Christine Bader: The climate cost of reunion flights

##Christine Bader
##Christine Bader


It’s reunion season, when tens of thousands of U.S. college graduates return to their alma maters for a weekend of nostalgia and celebration.

I’ve attended every quinquennial reunion of the Amherst College Class of 1993. But this weekend, while my classmates converge on our beautiful Western Massachusetts campus, I’ll be home in McMinnville.

I still love Amherst, but flights to Boston and back would emit 1.5 metric tons of CO2 equivalent. That’s enough to melt 47.5 square feet of Arctic sea ice — half the size of my junior year dorm room.

If I did attend, I’d hear myriad updates from the college, including updates on its ambitious sustainability goals. This is not unique to Amherst, as some 700 colleges and universities have joined initiatives like the Climate Leadership Commitment and the Race to Zero, pledging to shrink their carbon footprints.

(Linfield is a conspicuous exception, having no publicly available plans or even contact information for campus sustainability. And this year’s senior environmental studies majors just produced a sustainability inventory that showed Linfield lagging behind its peers on several fronts.)

But for all of the attention schools are paying to their environmental impacts, travel for big campus events doesn’t register — a major oversight.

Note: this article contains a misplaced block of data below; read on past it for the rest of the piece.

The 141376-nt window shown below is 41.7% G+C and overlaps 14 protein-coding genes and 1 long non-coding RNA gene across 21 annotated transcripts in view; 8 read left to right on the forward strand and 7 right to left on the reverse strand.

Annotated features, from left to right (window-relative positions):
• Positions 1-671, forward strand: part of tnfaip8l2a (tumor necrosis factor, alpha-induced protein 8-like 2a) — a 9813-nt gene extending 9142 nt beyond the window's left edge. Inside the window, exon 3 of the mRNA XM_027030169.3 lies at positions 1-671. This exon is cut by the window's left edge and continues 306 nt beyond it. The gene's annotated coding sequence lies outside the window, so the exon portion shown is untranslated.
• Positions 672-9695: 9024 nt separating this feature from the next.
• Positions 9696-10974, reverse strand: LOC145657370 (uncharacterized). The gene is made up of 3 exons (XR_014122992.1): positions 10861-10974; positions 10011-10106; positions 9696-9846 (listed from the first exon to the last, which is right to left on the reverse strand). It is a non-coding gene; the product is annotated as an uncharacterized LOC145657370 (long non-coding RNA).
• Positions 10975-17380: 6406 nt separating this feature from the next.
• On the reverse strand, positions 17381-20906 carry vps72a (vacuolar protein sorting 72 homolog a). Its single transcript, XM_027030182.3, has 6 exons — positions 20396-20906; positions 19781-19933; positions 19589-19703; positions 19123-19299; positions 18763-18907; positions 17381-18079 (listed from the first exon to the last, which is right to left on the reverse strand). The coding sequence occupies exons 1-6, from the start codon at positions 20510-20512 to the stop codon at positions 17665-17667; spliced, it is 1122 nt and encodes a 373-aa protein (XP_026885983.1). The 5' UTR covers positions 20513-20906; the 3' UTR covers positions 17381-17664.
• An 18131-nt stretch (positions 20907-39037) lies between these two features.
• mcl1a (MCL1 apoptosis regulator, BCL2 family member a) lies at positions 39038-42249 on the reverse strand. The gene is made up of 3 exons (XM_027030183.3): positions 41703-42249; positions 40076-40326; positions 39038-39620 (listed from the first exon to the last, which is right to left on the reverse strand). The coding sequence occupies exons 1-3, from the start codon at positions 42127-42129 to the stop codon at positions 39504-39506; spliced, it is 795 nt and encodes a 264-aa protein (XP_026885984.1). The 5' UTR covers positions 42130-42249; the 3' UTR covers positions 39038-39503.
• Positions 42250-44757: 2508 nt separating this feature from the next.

Organizations assessing their carbon footprints start with what the widely accepted Greenhouse Gas Protocol refers to as Scope 1 and 2 emissions — carbon produced by direct activities, like energy usage, and by purchased electricity, steam, heat or cooling. Scope 3 includes travel and other so-called “indirect” emissions.

Some schools are tackling Scope 3 by tallying faculty and staff commutes, study abroad programs and athletic programs. But for some of those schools, the impacts of all of that travel combined may be dwarfed by a single weekend of visitors coming to party.

For example, in its 2020-25 transportation strategic plan, the University of Oregon committed to supporting “low-carbon travel options to, from and through campus.” But its focus is on the daily movements of students, staff and faculty — not the alumni and families who help fill the 60,000 seats at Autzen Stadium for Homecoming.

That said, half of UO students are from in-state. So while hordes of people may descend on Eugene and other big state universities for homecomings and reunions, many are driving, not flying.

Driving is much less environmentally damaging than flying.

According to Flight Free USA, skipping my single PDX-BOS roundtrip eliminates as much carbon as carpooling on the average American commute for 1.4 years. So the reunion carbon footprint of schools with more in-state students is probably much smaller than that of schools that enroll students from all over the world, at least on a per-alum basis.